Use of a Virus-Encoded Enzymatic Marker Reveals that a Stable Fraction of Memory B Cells Expresses Latency-Associated Nuclear Antigen throughout Chronic Gammaherpesvirus Infection

Academic Article

Abstract

  • ABSTRACT An integral feature of gammaherpesvirus infections is the ability to establish lifelong latency in B cells. During latency, the viral genome is maintained as an extrachomosomal episome, with stable maintenance in dividing cells mediated by the viral proteins Epstein-Barr nuclear antigen 1 (EBNA-1) for Epstein-Barr virus and latency-associated nuclear antigen (LANA) for Kaposi's sarcoma-associated herpesvirus. It is believed that the expression of episome maintenance proteins is turned off in the predominant long-term latency reservoir of resting memory B cells, suggesting that chronic gammaherpesvirus infection is primarily dormant. However, the kinetics of LANA/EBNA-1 expression in individual B-cell subsets throughout a course of infection has not been examined. The infection of mice with murine gammaherpesvirus 68 (MHV68, γHV68) provides a model to determine the specific cellular and molecular events that occur in vivo during lifelong gammaherpesvirus latency. In work described here, we make use of a heterologously expressed enzymatic marker to define the types of B cells that express the LANA homolog (mLANA) during chronic MHV68 infection. Our data demonstrate that mLANA is expressed in a stable fraction of B cells throughout chronic infection, with a prominent peak at 28 days. The expression of mLANA was detected in naïve follicular B cells, germinal-center B cells, and memory B cells throughout infection, with germinal-center and memory B cells accounting for more than 80% of the mLANA-expressing cells during the maintenance phase of latency. These findings suggest that the maintenance phase of latency is an active process that involves the ongoing proliferation or reseeding of latently infected memory B cells.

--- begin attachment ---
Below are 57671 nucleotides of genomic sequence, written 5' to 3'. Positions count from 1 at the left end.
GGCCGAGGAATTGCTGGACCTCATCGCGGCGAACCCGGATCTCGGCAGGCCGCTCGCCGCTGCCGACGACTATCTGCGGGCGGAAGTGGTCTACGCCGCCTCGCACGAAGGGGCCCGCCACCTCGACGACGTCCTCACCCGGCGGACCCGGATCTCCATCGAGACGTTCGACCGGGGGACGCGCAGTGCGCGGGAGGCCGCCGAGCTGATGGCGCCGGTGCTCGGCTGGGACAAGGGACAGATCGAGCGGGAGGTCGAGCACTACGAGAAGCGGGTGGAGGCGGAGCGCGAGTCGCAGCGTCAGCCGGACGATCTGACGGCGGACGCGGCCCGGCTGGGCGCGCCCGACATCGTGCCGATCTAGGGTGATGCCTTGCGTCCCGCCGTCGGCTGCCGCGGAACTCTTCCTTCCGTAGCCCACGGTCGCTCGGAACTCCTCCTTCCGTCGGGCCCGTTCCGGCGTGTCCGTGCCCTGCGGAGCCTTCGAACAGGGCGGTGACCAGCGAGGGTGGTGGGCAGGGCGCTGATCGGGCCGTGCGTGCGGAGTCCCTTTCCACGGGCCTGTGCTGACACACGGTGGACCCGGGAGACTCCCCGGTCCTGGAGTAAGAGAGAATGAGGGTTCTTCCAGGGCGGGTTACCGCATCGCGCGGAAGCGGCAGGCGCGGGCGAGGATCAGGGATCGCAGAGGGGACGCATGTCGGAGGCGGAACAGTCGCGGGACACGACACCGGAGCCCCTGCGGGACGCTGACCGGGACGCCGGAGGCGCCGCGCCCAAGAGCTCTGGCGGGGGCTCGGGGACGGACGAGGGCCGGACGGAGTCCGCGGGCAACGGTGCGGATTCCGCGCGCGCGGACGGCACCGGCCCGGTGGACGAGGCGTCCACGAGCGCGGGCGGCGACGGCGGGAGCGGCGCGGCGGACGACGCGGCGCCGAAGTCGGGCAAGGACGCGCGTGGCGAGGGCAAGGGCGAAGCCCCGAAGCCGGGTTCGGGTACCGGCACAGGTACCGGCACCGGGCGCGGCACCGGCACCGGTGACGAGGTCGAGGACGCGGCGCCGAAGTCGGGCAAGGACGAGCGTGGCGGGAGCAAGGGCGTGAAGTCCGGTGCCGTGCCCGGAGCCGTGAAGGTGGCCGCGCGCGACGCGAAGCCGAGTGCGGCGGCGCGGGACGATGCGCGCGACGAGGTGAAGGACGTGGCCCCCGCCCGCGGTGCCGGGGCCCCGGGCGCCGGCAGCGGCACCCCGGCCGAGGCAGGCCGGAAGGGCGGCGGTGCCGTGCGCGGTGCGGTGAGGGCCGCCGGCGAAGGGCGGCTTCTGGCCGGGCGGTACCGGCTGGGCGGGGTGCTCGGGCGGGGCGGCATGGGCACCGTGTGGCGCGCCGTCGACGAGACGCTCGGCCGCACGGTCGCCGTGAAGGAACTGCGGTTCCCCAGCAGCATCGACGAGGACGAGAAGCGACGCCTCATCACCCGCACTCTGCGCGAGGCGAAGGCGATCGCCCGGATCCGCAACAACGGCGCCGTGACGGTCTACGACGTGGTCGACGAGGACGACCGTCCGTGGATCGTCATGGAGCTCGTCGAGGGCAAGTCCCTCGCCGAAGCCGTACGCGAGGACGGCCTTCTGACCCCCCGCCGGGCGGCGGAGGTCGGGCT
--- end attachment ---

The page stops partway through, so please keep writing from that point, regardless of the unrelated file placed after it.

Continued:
• Published In

    Digital Object Identifier (doi)

    Author List

  • Nealy MS; Coleman CB; Li H; Tibbetts SA
  • Start Page

  • 7523
  • End Page

  • 7534
  • Volume

  • 84
  • Issue

  • 15